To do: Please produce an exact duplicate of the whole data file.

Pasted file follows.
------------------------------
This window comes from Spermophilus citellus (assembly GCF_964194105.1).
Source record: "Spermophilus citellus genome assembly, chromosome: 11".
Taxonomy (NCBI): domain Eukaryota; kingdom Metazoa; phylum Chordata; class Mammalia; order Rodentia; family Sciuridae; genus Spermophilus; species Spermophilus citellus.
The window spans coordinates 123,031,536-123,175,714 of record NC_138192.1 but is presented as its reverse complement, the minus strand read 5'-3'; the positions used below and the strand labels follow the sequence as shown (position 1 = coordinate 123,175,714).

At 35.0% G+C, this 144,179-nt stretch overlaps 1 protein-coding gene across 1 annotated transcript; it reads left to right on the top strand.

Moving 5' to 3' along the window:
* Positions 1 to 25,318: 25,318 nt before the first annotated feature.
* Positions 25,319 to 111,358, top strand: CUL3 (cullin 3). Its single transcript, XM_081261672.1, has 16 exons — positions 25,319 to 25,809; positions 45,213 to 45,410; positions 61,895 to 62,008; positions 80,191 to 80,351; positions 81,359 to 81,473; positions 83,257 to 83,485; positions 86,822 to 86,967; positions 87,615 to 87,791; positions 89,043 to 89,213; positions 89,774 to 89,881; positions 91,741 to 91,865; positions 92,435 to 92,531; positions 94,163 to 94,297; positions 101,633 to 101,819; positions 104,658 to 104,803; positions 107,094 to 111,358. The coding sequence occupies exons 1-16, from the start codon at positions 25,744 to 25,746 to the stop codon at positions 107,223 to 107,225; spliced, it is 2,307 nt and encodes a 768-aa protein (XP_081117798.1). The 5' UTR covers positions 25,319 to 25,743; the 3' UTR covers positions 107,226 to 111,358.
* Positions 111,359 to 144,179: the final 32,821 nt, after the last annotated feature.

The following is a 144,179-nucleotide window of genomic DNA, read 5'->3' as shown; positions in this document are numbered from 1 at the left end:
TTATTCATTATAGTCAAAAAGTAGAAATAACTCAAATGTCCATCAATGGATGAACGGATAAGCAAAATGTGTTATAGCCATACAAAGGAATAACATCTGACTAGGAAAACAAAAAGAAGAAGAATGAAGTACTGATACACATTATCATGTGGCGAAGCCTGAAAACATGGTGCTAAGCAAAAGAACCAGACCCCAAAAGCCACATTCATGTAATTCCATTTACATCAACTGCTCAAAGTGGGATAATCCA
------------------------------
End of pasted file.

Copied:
This window comes from Spermophilus citellus (assembly GCF_964194105.1).
Source record: "Spermophilus citellus genome assembly, chromosome: 11".
Taxonomy (NCBI): domain Eukaryota; kingdom Metazoa; phylum Chordata; class Mammalia; order Rodentia; family Sciuridae; genus Spermophilus; species Spermophilus citellus.
The window spans coordinates 123,031,536-123,175,714 of record NC_138192.1 but is presented as its reverse complement, the minus strand read 5'-3'; the positions used below and the strand labels follow the sequence as shown (position 1 = coordinate 123,175,714).

At 35.0% G+C, this 144,179-nt stretch overlaps 1 protein-coding gene across 1 annotated transcript; it reads left to right on the top strand.

Moving 5' to 3' along the window:
* Positions 1 to 25,318: 25,318 nt before the first annotated feature.
* Positions 25,319 to 111,358, top strand: CUL3 (cullin 3). Its single transcript, XM_081261672.1, has 16 exons — positions 25,319 to 25,809; positions 45,213 to 45,410; positions 61,895 to 62,008; positions 80,191 to 80,351; positions 81,359 to 81,473; positions 83,257 to 83,485; positions 86,822 to 86,967; positions 87,615 to 87,791; positions 89,043 to 89,213; positions 89,774 to 89,881; positions 91,741 to 91,865; positions 92,435 to 92,531; positions 94,163 to 94,297; positions 101,633 to 101,819; positions 104,658 to 104,803; positions 107,094 to 111,358. The coding sequence occupies exons 1-16, from the start codon at positions 25,744 to 25,746 to the stop codon at positions 107,223 to 107,225; spliced, it is 2,307 nt and encodes a 768-aa protein (XP_081117798.1). The 5' UTR covers positions 25,319 to 25,743; the 3' UTR covers positions 107,226 to 111,358.
* Positions 111,359 to 144,179: the final 32,821 nt, after the last annotated feature.

The following is a 144,179-nucleotide window of genomic DNA, read 5'->3' as shown; positions in this document are numbered from 1 at the left end:
TTATTCATTATAGTCAAAAAGTAGAAATAACTCAAATGTCCATCAATGGATGAACGGATAAGCAAAATGTGTTATAGCCATACAAAGGAATAACATCTGACTAGGAAAACAAAAAGAAGAAGAATGAAGTACTGATACACATTATCATGTGGCGAAGCCTGAAAACATGGTGCTAAGCAAAAGAACCAGACCCCAAAAGCCACATTCATGTAATTCCATTTACATCAACTGCTCAAAGTGGGATAATCCA